In addition, the staff allowed for the exclusion of proposals that would affect upcoming elections to the board.[24] Some did so directly, for example, by calling for a director’s resignation.[25] Others, however, depended upon how they were drafted. To the extent applicable immediately, proposals could be excluded in a variety of circumstances including where they set a specific mandatory retirement age,[26] required directors to own a certain number of shares,[27] or established certain qualifications regarding the composition of the board, such as a majority of the board be comprised of non-employee directors.[28] To the extent not applicable immediately, the staff typically did not permit exclusion. Moreover, the staff allowed shareholders to revise proposals to clarify that they did not apply to an impending election.[29] 

Finally, companies could not exclude proposals regarding the electoral process that did not inherently affect an upcoming election. For instance, the staff permitted the inclusion of proposals seeking cumulative voting in director elections, which purportedly “increase[d] the opportunity for minority representation,”[30] as well as proposals that fixed the number of directors on the board.[31] Thus, the election exclusion did not completely silence shareholders so long as their proposals recognized the distinction between those affecting directors and nominees in forthcoming elections and those applying to future board members or more generally to the electoral process.[32]

C. The 1976 Amendment and its Progeny

The language of the exclusion changed little through the late 1990s. The SEC proposed to amend the election exclusion in 1976 to permit omission of a proposal “if it ‘relate[d] to a corporate, political or other election to office.”[33] Out of concern expressed by some that the provision would apply to proposals not previously excludable including “cumulative voting rights, general qualifications for directors, and political contributions by the issuer,” the final rule dropped the proposed addition.[34] Instead, the Commission, in addition to renumbering the Rule,[35] clarified the staff’s interpretation “to make clear, with respect to corporate elections, that Rule 14a-8 [was] not the proper means for conducting campaigns or effecting reforms in elections of that nature.”[36] Commission hearings regarding proxy rule reforms held later in the decade[37] also resulted in no significant changes to the election exclusion.[38]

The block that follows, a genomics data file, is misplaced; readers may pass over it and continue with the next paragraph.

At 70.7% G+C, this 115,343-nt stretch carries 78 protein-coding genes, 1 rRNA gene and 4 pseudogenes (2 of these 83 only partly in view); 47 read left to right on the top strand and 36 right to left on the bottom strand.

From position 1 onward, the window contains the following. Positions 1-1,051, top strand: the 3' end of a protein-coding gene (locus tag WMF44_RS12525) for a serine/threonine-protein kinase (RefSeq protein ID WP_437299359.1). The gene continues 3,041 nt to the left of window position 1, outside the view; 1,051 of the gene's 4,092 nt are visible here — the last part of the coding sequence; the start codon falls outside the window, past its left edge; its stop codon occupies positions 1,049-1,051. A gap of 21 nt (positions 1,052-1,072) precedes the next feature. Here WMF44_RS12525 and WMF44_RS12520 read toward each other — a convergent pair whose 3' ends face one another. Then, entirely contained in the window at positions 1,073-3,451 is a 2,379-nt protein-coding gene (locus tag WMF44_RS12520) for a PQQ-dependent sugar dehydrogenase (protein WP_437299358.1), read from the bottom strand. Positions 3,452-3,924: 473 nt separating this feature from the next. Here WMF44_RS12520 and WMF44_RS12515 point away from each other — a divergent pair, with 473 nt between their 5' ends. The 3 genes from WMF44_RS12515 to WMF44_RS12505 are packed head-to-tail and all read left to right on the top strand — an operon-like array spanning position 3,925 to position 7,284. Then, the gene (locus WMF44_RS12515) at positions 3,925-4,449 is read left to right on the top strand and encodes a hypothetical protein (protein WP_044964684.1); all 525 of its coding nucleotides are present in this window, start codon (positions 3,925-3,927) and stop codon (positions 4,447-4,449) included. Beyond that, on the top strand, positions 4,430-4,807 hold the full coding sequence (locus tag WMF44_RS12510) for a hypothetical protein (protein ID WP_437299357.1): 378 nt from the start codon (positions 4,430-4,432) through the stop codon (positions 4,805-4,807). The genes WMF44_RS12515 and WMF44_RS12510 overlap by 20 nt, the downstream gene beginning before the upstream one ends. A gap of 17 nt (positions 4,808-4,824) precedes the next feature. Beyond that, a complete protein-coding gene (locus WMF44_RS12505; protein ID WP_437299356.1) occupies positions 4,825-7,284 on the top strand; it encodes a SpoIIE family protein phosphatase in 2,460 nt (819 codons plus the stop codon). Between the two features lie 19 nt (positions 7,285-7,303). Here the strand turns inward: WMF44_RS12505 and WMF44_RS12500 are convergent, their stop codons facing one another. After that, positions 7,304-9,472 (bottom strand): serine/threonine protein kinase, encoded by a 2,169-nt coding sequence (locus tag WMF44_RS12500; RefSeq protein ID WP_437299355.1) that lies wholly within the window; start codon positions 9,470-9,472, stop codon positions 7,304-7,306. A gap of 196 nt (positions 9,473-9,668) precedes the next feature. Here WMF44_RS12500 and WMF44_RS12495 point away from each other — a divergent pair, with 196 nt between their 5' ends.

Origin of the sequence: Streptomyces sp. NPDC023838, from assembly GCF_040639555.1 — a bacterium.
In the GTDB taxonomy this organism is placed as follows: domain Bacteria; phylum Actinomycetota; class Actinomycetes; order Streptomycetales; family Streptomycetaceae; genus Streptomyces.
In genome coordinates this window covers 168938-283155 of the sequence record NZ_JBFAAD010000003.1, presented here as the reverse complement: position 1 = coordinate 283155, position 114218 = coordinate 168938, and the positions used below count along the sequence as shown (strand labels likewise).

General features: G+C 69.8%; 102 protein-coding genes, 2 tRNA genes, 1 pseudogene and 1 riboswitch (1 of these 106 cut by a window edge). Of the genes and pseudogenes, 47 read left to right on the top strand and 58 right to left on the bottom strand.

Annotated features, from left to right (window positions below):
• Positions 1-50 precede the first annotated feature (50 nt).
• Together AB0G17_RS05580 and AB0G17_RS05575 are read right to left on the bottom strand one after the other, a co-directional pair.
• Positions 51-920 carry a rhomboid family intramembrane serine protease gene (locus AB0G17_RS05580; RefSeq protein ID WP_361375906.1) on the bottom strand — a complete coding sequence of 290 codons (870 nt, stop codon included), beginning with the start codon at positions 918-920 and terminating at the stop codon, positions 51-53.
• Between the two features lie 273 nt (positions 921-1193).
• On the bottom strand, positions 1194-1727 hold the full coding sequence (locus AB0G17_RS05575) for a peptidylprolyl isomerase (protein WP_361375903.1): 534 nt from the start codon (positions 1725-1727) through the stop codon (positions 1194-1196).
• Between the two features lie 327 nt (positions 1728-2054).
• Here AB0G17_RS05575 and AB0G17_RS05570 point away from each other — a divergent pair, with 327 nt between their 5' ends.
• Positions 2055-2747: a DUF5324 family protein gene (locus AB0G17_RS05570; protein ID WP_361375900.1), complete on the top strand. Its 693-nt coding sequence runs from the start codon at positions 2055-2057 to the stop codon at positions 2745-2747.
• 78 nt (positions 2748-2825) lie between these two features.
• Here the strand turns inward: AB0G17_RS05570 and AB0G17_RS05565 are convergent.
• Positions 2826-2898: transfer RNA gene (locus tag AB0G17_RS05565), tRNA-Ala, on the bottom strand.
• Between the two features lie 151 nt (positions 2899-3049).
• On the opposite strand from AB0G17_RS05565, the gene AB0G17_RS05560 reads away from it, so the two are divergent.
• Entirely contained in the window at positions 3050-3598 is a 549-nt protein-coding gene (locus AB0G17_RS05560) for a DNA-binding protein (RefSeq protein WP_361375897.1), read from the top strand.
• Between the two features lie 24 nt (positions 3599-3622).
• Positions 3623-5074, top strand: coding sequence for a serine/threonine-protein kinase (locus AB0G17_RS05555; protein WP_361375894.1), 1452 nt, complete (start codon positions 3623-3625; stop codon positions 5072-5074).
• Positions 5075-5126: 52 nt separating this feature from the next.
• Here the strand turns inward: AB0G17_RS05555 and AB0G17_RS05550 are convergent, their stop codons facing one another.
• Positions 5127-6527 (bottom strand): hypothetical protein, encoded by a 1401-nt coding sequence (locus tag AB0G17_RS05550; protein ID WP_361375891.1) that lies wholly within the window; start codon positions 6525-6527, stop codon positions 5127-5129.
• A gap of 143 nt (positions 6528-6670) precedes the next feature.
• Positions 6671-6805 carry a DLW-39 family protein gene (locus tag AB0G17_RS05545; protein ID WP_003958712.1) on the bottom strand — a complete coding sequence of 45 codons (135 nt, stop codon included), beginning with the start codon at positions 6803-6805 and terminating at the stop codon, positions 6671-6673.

The Commission again reviewed the proxy rules in 1990.[39] The SEC proposed a universal ballot that would have allowed for competing slates of candidates, but the proposal was not adopted.[40] Through the 1990s, the staff continued to permit the exclusion of proposals addressing forthcoming elections.[41] The staff, however, did not allow for the exclusion of proposals requesting bylaw amendments establishing general nominating procedures,[42] director qualifications,[43] or majority voting requirements.[44]

D. The 1998 Amendments

The SEC amended the election exclusion in 1998[45] with the intent “to reflect the current interpretation that the [R]ule only applies to proposals on elections of individuals for membership to, and removal from, the board of directors.”[46] The Commission also clarified that the exclusion applied to other governing bodies and not simply bodies holding the title of board of directors.[47] 

In a legal bulletin, the staff subsequently confirmed that shareholders could revise proposals to apply specifically to future elections where a proposal would disqualify directors from completing their terms or disqualify management’s nominees at the upcoming shareholder meeting.[48] Rather than making substantive changes to the election exclusion, the Commission sought to ease understanding by recasting the Rule into a question and answer format and by reiterating the staff’s interpretation that a shareholder proposal could be excluded from company proxy materials if it inherently or directly impacted an upcoming election.[49]

II. Recent Developments

By the new millennium, institutional investors[50] increasingly sought greater access to the nomination process.[51] With respect to proposals seeking the inclusion of shareholder nominees in the company’s proxy statement, the staff consistently allowed for exclusion agreeing that such proposals would result in contested elections rather than merely establish general nomination procedures.[52]